William Travis, professor of geography; Atlas of the New West


This is a fresh look at land use trends in the rural West. The authors examine these trends in the context of controversies over growth management in rural communities, and the likely consequences of the 2004 vote on Measure 37 in the State of Oregon that challenges that state's progressive growth management legislation. They urge a return to values prevalent earlier in the settlement of the region, in which individual opportunity was balanced with common-property needs—a strong challenge to Westerner's boxed in to a growing extent by population growth.
William B. Beyers, professor and chair, Department of Geography, University of Washington


This fine book should be required reading for every resident of the New West. Philip Jackson and Robert Kuhlken provide a sweeping reconnaissance of one of America's fastest changing regions. From Bozeman, Montana to Prescott, Arizona we see the emerging land use issues and conflicts of the New West through the eyes of a pair of veteran observers. The solutions they propose will be of interest not only to planners, developers, and local government officials, but to every westerner, both New and Old, who calls the region home."
William Wyckoff, Department of Earth Sciences, Montana State University


An essential resource for thinking about western problems, A Rediscovered Frontier provides explanations and solutions for a troubled region. It'll hold a prominent place on my bookshelf.
Hal Rothman, Professor of History and Department Chair, University of Nevada, Las Vegas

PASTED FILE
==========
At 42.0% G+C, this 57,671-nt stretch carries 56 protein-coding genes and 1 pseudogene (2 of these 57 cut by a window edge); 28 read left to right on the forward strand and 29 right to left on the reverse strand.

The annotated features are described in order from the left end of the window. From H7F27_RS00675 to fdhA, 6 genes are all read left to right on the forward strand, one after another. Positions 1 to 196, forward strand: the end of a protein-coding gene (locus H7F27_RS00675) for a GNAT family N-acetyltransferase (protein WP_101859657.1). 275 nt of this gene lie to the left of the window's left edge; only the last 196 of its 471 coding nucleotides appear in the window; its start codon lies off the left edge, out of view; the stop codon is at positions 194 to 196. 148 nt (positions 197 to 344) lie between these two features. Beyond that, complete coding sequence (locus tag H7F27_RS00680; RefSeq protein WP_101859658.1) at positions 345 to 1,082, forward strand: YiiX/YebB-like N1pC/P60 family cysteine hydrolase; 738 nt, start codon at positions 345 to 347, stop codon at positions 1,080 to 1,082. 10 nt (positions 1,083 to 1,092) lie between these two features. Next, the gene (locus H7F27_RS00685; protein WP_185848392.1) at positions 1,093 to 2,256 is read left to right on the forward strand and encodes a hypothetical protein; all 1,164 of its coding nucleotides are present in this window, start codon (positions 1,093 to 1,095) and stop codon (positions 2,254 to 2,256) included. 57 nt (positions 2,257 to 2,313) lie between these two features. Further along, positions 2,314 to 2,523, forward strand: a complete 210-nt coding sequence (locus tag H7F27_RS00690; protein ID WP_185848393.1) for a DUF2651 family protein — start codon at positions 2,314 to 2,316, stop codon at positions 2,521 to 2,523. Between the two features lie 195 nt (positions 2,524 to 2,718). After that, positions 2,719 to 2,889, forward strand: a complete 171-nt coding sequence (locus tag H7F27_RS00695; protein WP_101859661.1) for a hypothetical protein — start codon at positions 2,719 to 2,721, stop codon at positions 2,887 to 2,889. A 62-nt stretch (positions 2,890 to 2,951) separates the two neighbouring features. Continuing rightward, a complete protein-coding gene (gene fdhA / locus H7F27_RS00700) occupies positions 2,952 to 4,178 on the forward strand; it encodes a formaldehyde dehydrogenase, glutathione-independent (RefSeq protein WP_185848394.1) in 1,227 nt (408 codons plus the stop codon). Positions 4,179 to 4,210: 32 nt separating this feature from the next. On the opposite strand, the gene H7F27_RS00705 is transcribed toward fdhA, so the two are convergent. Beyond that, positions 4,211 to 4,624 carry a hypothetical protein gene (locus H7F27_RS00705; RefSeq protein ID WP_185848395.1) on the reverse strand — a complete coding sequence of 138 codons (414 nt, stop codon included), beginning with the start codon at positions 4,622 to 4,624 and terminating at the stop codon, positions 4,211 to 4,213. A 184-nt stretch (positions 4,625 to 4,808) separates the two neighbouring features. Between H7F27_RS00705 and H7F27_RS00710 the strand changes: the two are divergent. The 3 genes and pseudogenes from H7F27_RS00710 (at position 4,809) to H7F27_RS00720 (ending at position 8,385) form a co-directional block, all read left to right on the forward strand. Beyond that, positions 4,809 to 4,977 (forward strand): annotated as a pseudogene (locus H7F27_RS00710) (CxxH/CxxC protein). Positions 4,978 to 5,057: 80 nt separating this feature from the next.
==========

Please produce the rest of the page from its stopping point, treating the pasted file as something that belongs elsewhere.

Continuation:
A Rediscovered Frontier is a great introduction to land use policy and development issues in the New West. Jackson and Kuhlken examine shifting land use planning and resource development issues that have emerged as the Old West resource extraction economy is transformed into the New West economy of tourism, outdoor recreation, and scenic amenities. This book is a great guide to the New West for land use planners and policy analysts. It helps the reader understand how the rural West and local communities can better adapt to this new settlement frontier.
Chris H. Lewis, Sewall Academic Program, University of Colorado Boulder


This volume is primarily aimed at professionals and policy makers involved in contemporary land use planning debates in the American West. Recommended.
K. Edgerton, Montana State University at Billings; CHOICE


·The only book to offer a geographical snapshot of the entire eleven state western region.

·Introductory chapter discusses current issues associated with the differential growth rates of rural areas and small towns across the West.

·Reviews the prototypical development patterns emerging across the region, detailing unprecedented residential, commercial, industrial, and recreational patterns of land use.

·Offers an all-encompassing land use digest providing insight into contemporary geographies of the eleven western states.

·Analyzes the common problems, precedents, and possibilities for managing growth at the local level in each state.

·Reviews Oregon's status as a national model for land use planning.

·Presents a rational model of comprehensive planning for local governments when dealing with population growth and land use change.